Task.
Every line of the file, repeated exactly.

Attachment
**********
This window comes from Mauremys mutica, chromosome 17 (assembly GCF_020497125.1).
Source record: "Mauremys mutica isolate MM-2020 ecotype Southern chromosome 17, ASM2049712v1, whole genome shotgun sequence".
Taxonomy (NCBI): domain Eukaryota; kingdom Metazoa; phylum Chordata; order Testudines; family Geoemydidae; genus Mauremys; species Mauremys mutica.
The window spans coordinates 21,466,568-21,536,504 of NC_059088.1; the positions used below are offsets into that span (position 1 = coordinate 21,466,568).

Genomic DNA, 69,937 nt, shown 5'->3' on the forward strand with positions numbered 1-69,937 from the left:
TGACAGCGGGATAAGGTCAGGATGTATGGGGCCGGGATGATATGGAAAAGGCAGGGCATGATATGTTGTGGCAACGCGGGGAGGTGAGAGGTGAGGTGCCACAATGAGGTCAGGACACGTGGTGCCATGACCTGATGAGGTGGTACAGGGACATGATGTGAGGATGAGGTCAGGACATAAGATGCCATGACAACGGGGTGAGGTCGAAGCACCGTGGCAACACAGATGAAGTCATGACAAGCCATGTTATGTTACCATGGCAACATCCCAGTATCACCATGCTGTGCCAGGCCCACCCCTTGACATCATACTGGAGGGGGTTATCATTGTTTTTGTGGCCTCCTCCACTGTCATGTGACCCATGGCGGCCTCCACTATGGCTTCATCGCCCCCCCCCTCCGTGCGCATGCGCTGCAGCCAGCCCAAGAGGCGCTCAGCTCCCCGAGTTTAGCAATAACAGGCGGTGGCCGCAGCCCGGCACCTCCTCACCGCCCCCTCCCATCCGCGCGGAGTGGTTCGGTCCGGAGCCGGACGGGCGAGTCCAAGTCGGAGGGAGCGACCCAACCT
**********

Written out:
This window comes from Mauremys mutica, chromosome 17 (assembly GCF_020497125.1).
Source record: "Mauremys mutica isolate MM-2020 ecotype Southern chromosome 17, ASM2049712v1, whole genome shotgun sequence".
Taxonomy (NCBI): domain Eukaryota; kingdom Metazoa; phylum Chordata; order Testudines; family Geoemydidae; genus Mauremys; species Mauremys mutica.
The window spans coordinates 21,466,568-21,536,504 of NC_059088.1; the positions used below are offsets into that span (position 1 = coordinate 21,466,568).

Genomic DNA, 69,937 nt, shown 5'->3' on the forward strand with positions numbered 1-69,937 from the left:
TGACAGCGGGATAAGGTCAGGATGTATGGGGCCGGGATGATATGGAAAAGGCAGGGCATGATATGTTGTGGCAACGCGGGGAGGTGAGAGGTGAGGTGCCACAATGAGGTCAGGACACGTGGTGCCATGACCTGATGAGGTGGTACAGGGACATGATGTGAGGATGAGGTCAGGACATAAGATGCCATGACAACGGGGTGAGGTCGAAGCACCGTGGCAACACAGATGAAGTCATGACAAGCCATGTTATGTTACCATGGCAACATCCCAGTATCACCATGCTGTGCCAGGCCCACCCCTTGACATCATACTGGAGGGGGTTATCATTGTTTTTGTGGCCTCCTCCACTGTCATGTGACCCATGGCGGCCTCCACTATGGCTTCATCGCCCCCCCCCTCCGTGCGCATGCGCTGCAGCCAGCCCAAGAGGCGCTCAGCTCCCCGAGTTTAGCAATAACAGGCGGTGGCCGCAGCCCGGCACCTCCTCACCGCCCCCTCCCATCCGCGCGGAGTGGTTCGGTCCGGAGCCGGACGGGCGAGTCCAAGTCGGAGGGAGCGACCCAACCT